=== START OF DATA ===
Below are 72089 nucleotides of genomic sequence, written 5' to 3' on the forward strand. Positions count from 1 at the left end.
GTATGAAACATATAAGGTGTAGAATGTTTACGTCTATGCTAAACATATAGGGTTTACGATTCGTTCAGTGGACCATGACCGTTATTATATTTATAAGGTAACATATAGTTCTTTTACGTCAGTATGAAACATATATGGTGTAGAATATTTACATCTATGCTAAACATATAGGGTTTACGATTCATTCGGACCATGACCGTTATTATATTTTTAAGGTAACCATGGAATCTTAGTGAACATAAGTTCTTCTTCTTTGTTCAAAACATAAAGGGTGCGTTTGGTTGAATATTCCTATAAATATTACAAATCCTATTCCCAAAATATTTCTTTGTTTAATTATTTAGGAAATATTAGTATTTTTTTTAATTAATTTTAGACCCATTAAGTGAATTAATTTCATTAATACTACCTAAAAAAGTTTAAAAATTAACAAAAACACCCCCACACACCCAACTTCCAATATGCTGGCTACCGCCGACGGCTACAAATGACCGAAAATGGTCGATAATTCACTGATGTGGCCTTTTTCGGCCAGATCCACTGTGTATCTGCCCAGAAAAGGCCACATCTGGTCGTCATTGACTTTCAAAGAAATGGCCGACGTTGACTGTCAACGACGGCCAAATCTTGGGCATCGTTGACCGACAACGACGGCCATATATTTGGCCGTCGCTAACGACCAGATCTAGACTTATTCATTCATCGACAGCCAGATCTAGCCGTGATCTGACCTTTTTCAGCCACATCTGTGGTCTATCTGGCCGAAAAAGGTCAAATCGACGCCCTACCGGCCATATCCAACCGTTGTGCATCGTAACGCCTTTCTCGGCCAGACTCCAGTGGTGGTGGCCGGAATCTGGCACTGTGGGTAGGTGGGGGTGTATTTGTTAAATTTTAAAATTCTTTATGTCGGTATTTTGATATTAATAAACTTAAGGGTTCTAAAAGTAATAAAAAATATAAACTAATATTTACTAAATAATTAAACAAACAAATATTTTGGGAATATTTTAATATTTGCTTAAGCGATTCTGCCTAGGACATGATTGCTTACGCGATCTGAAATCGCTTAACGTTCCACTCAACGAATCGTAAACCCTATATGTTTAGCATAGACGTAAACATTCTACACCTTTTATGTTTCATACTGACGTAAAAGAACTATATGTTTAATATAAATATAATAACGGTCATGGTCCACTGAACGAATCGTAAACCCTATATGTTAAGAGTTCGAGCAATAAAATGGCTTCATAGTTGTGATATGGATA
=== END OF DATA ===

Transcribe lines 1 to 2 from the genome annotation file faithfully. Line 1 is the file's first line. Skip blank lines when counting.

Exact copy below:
Below are 72089 nucleotides of genomic sequence, written 5' to 3' on the forward strand. Positions count from 1 at the left end.
GTATGAAACATATAAGGTGTAGAATGTTTACGTCTATGCTAAACATATAGGGTTTACGATTCGTTCAGTGGACCATGACCGTTATTATATTTATAAGGTAACATATAGTTCTTTTACGTCAGTATGAAACATATATGGTGTAGAATATTTACATCTATGCTAAACATATAGGGTTTACGATTCATTCGGACCATGACCGTTATTATATTTTTAAGGTAACCATGGAATCTTAGTGAACATAAGTTCTTCTTCTTTGTTCAAAACATAAAGGGTGCGTTTGGTTGAATATTCCTATAAATATTACAAATCCTATTCCCAAAATATTTCTTTGTTTAATTATTTAGGAAATATTAGTATTTTTTTTAATTAATTTTAGACCCATTAAGTGAATTAATTTCATTAATACTACCTAAAAAAGTTTAAAAATTAACAAAAACACCCCCACACACCCAACTTCCAATATGCTGGCTACCGCCGACGGCTACAAATGACCGAAAATGGTCGATAATTCACTGATGTGGCCTTTTTCGGCCAGATCCACTGTGTATCTGCCCAGAAAAGGCCACATCTGGTCGTCATTGACTTTCAAAGAAATGGCCGACGTTGACTGTCAACGACGGCCAAATCTTGGGCATCGTTGACCGACAACGACGGCCATATATTTGGCCGTCGCTAACGACCAGATCTAGACTTATTCATTCATCGACAGCCAGATCTAGCCGTGATCTGACCTTTTTCAGCCACATCTGTGGTCTATCTGGCCGAAAAAGGTCAAATCGACGCCCTACCGGCCATATCCAACCGTTGTGCATCGTAACGCCTTTCTCGGCCAGACTCCAGTGGTGGTGGCCGGAATCTGGCACTGTGGGTAGGTGGGGGTGTATTTGTTAAATTTTAAAATTCTTTATGTCGGTATTTTGATATTAATAAACTTAAGGGTTCTAAAAGTAATAAAAAATATAAACTAATATTTACTAAATAATTAAACAAACAAATATTTTGGGAATATTTTAATATTTGCTTAAGCGATTCTGCCTAGGACATGATTGCTTACGCGATCTGAAATCGCTTAACGTTCCACTCAACGAATCGTAAACCCTATATGTTTAGCATAGACGTAAACATTCTACACCTTTTATGTTTCATACTGACGTAAAAGAACTATATGTTTAATATAAATATAATAACGGTCATGGTCCACTGAACGAATCGTAAACCCTATATGTTAAGAGTTCGAGCAATAAAATGGCTTCATAGTTGTGATATGGATA